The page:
A US judge on Thursday blocked controversial Postal Service changes that have slowed mail nationwide, calling them "a politically motivated attack on the efficiency of the Postal Service" before the November election, the AP reports. Judge Stanley Bastian in Yakima, Washington, said he was issuing a nationwide preliminary injunction sought by 14 states that sued the Trump administration and the US Postal Service. The states challenged the Postal Service's so-called "leave behind" policy, where trucks have been leaving postal facilities on time regardless of whether there is more mail to load. They also sought to force the Postal Service to treat election mail as First Class mail. The judge noted after a hearing that Trump had repeatedly attacked voting by mail by making unfounded claims that it is rife with fraud.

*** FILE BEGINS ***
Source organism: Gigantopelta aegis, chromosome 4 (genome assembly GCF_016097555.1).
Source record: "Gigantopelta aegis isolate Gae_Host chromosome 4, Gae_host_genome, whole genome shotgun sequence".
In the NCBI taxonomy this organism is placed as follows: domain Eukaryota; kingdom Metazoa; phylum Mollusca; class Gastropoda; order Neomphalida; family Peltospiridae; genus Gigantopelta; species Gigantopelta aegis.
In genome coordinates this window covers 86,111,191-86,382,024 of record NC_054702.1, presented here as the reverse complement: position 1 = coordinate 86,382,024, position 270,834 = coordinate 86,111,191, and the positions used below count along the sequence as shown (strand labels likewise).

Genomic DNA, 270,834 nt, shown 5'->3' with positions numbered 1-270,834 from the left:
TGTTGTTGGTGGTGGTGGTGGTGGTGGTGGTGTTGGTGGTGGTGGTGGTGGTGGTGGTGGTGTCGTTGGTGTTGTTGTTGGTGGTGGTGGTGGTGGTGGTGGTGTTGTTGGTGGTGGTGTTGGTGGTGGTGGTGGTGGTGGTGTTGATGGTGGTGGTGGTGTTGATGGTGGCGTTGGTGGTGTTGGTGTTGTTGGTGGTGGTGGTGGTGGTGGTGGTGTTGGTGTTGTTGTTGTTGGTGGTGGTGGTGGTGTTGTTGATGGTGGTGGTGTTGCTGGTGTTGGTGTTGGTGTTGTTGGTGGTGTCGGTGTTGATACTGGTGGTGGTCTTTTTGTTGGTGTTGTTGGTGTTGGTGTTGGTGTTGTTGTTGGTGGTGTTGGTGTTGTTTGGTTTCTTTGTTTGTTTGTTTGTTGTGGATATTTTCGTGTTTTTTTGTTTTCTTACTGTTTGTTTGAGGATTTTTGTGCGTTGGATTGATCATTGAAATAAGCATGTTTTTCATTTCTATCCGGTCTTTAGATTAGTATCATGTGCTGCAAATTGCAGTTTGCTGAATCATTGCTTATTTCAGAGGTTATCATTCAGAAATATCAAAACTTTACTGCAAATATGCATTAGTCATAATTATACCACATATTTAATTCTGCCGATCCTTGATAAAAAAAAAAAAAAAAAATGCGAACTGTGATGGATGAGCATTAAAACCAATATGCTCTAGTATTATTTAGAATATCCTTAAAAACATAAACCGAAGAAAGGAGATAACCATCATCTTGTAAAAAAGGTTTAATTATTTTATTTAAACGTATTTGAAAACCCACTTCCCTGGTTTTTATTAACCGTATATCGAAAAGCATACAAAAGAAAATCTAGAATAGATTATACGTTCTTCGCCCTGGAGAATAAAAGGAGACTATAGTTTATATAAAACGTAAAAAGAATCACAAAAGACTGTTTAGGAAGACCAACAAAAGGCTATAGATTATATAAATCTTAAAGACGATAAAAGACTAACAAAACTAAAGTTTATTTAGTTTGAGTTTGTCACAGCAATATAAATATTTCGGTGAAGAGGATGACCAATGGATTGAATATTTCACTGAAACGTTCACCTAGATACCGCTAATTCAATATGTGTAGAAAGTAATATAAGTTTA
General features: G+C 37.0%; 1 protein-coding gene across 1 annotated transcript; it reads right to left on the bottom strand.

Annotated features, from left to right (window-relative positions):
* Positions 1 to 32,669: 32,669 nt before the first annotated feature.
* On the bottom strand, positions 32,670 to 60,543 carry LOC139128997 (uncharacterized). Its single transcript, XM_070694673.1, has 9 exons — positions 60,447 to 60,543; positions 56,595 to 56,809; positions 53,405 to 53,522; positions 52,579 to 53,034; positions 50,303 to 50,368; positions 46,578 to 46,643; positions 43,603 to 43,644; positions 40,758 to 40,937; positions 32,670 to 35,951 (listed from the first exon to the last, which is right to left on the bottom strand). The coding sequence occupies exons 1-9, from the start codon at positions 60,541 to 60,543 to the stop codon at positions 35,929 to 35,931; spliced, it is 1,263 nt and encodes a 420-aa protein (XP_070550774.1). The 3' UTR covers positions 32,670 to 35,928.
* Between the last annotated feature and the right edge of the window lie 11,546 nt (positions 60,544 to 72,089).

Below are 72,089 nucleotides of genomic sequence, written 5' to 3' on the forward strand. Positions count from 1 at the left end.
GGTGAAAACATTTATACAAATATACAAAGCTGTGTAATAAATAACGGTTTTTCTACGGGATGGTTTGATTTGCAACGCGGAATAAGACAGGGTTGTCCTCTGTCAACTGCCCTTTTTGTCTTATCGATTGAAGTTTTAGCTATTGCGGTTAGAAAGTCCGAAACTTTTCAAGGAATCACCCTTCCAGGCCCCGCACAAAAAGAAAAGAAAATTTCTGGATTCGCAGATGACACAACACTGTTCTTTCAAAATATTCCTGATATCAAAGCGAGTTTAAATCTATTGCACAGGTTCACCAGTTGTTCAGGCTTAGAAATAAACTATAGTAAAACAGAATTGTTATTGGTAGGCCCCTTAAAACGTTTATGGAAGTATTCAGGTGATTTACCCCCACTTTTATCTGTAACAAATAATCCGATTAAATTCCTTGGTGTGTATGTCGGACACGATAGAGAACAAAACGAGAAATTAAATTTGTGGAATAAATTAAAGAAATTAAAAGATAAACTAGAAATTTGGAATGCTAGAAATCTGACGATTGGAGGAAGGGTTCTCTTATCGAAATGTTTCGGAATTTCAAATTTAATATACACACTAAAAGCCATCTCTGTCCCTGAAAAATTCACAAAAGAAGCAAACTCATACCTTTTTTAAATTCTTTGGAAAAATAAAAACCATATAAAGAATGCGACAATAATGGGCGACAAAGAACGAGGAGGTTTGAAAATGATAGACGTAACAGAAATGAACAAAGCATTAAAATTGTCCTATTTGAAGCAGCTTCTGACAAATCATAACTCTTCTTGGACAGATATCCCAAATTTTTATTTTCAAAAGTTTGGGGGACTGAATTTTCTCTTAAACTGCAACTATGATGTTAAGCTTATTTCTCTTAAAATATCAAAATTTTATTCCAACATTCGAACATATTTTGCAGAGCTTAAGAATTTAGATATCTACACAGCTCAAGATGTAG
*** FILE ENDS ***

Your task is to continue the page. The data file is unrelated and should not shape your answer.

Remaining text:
Many more voters are expected to vote by mail this November because of the COVID-19 pandemic, and the states have expressed concern that delays might result in voters not receiving ballots or registration forms in time. "The states have demonstrated the defendants are involved in a politically motivated attack on the efficiency of the Postal Service," said Bastian, an appointee of former President Barack Obama. He also said the changes created "a substantial possibility many voters will be disenfranchised." Following a national uproar, Postmaster General Louis DeJoy announced he was suspending some changes—including the removal of iconic blue mailboxes in many cities and the decommissioning of mail processing machines. (The White House reportedly killed a USPS plan on masks.)